A review of the book Decolonizing Anarchism
Decolonizing Anarchism: An antiauthoritarian history of India’s liberation struggle. Maia Ramnath. AK Press/Institute of Anarchist Studies. 294 pages £12.00
I tried to like this book but in the end I couldn’t.
Maia Ramnath makes it clear from the start that she is not looking towards describing what she calls big-A anarchism in South Asia. “The big A covers a specific part of the Western Left tradition dating from key ideological debates in the mid-nineteenth century and factional rivalries in the International Working men’s Association. …the big A opposed not only capitalism but also the centralized state along with all other systems of concentrated power and hierarchy.” She states that the motivation for the book was to bring an anarchist approach to anti-colonialism, and an anti-colonial approach to anarchism.
What therefore she describes as doing is describing ideas and actions inspired by what she calls little-a anarchism :“towards more dispersed and less concentrated powers; less top-down hierarchy and more self-determination through bottom-up participation” and so forth.
The book is useful for descriptions of social movements and thinkers who opposed the British Raj and sought for emancipation from it with many figures I had little or no knowledge of.
However there are some problems here. All of the thinkers described came from upper castes, and the caste system in India, intertwined with a class system, is very important in acting as a force against equality. Again, all of the thinkers described are male. She herself admits that “the narrative is dominated by male upper-caste voices”. Another problem is her alternative use of the term “Western anarchism” to describe what she otherwise calls the big-A anarchism. Now, whilst it is clear that the present day anarchist movement originated in western Europe exactly as is described, it managed to spread to Asia, not least to China, Japan and Korea where there were quite considerable movements. Anarchists in these places related to local conditions and social problems through an anarchist lens, adapting the key ideas and analysis of anarchism to their own specific circumstances, just as happened with anarchist movements in Latin America.
A specific” big A” anarchist, or rather one who was moving throughout his life towards such a stance was J.P.T. Acharya and he is given some pages in this book. But as Milan Rai notes in a review of the book for Peace News “A more accurate title would be: 'Random portraits of some Indian nationalists and radicals who were called "anarchists" by their enemies, and of other Indian nationalists and radicals who called themselves "anarchists".' And indeed Ramnath includes the life and ideas of Vinayak Damodar Savarkar who whilst he read and dabbled with anarchist ideas in his youth, went on to found the far right Hindu supremacist party Akhil Bharat Hindu Mahasabha (All-Indian Hindu Assembly). Ramnath signally fails to mention Savarkar’s later poisonous career only touching on the early libertarian influences in his life.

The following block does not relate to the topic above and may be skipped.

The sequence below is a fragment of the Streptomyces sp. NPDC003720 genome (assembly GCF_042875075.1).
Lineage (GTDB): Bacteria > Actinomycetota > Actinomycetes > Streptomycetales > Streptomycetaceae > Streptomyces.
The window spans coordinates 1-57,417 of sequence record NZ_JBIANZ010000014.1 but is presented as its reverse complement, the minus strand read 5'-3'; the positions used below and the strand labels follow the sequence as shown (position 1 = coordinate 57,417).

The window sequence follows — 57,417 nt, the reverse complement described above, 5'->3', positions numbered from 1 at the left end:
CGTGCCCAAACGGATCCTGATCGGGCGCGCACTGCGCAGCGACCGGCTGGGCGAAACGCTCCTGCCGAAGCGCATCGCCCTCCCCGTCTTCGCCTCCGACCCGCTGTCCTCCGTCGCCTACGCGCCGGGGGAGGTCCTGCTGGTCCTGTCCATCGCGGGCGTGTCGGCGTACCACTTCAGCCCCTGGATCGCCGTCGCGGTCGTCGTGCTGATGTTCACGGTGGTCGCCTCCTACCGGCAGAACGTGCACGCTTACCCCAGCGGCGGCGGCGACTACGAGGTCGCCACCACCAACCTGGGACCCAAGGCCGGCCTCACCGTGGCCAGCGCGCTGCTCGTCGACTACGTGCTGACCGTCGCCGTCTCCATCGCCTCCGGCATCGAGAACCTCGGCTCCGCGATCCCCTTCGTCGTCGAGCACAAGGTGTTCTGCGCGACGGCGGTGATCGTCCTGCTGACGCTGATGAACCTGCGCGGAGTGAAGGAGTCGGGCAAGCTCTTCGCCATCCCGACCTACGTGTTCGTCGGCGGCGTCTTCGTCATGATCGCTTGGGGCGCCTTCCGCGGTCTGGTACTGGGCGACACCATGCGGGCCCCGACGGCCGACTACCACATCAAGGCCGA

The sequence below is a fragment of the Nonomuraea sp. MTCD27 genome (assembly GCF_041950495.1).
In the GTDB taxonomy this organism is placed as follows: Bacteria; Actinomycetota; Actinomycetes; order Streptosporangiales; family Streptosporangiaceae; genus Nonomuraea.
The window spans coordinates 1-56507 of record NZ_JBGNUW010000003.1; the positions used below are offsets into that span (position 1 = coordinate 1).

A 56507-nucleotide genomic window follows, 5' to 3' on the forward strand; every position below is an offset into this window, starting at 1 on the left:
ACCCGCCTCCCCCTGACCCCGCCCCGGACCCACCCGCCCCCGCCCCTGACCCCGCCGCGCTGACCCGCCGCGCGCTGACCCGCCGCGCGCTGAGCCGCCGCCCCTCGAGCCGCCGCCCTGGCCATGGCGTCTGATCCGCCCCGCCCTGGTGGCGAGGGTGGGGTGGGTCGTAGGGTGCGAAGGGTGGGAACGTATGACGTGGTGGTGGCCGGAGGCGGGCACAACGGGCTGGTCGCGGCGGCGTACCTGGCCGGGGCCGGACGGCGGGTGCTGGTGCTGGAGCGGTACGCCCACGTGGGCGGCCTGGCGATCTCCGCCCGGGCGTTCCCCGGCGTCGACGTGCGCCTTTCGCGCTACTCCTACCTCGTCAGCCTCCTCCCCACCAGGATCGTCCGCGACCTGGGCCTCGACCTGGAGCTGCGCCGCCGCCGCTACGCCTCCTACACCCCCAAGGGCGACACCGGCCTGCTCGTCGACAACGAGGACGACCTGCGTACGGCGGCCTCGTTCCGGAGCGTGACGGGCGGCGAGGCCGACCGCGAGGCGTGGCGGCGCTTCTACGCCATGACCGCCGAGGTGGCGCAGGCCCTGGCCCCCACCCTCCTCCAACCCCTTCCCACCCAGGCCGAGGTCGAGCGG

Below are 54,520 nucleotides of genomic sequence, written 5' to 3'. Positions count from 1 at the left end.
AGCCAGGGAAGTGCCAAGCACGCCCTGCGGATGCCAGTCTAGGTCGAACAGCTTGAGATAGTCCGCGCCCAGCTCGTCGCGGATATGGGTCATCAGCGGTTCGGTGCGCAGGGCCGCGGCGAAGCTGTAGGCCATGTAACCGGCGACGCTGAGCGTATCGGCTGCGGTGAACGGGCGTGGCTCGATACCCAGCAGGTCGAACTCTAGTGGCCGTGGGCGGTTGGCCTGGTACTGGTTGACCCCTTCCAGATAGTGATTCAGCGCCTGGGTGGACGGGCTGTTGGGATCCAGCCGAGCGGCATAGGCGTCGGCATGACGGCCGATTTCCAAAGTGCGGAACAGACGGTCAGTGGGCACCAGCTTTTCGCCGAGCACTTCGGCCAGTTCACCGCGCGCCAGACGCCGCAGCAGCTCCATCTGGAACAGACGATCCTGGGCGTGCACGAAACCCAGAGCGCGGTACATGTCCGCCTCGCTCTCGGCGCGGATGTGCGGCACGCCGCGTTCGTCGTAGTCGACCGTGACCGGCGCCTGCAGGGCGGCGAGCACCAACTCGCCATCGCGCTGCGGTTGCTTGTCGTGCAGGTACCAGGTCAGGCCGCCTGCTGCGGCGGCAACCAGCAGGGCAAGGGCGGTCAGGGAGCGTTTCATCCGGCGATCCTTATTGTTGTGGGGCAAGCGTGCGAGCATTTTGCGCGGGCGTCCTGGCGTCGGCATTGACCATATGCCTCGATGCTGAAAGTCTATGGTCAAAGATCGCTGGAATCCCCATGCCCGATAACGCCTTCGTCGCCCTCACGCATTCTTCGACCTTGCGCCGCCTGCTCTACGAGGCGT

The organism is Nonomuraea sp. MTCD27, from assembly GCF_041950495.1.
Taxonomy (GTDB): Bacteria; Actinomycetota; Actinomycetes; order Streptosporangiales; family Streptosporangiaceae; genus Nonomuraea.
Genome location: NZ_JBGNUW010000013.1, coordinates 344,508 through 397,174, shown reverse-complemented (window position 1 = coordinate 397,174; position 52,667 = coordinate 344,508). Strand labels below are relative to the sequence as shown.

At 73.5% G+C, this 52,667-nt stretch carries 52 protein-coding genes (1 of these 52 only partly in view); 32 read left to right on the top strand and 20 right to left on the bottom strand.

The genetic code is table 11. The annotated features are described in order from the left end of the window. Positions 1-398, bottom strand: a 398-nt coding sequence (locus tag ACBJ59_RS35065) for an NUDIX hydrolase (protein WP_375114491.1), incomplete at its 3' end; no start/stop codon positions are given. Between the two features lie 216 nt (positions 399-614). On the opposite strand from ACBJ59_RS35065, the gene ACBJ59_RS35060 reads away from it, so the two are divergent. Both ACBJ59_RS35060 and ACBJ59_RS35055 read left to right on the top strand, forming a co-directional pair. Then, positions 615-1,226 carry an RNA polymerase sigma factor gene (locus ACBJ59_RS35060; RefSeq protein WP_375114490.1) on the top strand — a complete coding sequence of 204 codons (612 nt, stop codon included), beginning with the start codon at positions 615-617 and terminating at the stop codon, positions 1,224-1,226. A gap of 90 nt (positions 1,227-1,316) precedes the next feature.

At the same time the Dravidian activist E.V. Ramasamy- usually known as Periyar- is excluded from this book. Now, Periyar’s politics are problematic but then so are the politics of the majority of those included in this book. But Periyar was a consistent critic of Brahmin domination, especially when his fears about its continuation in the post-Raj Indian state came true. He was also a champion of women’s rights and his last speech before his death enunciated an increasingly anti-State position. Yet no mention of him in the book. Similarly the various women’s movements that have developed in the sub-continent in response to oppression are not dealt with. Neither is the social organisation of various tribal groups which bear some consideration. Brian Morris has dealt with the south Indian forest foragers, the Malaipantaram, and their egalitarian and collectivist forms of organisation for example, see
but there is no mention of such forms of organisation in this book. Similarly a serious study of the various land occupation movements has been omitted.
Ramnath states emphatically that for her decolonialisation should not be linked to the construction of new nation states and nationalism and she repeats this several times. However in the fake interview at the end of her book where she poses questions to herself she answers the questions about how as an anarchist she is seen as supporting national liberation movements by saying “ I don’t support demands for statehood, per se…. It’s not the task of an ally to decide what the best alternative is…anarchist allies of anticolonial struggles have to recognise that the people in question must decide for themselves”. To the following question: “.Isn’t that a naïve cop-out, knowing that they plan to create a state?” she fudges the issue by replying: “well, the facts remains that they’re forced to operate within a world of states”. But then aren’t we all, and wouldn’t anarchists on the ground in countries where such a process is happening not raise their voices against such a development.
As I said at the start of this review, I really did try to engage with this book in a positive way. In the end, whilst there is much of interest here, the book is inadequate in both its analysis and its omissions.
The above review appeared in No.79 of Organise! the Anarchist Federation magazine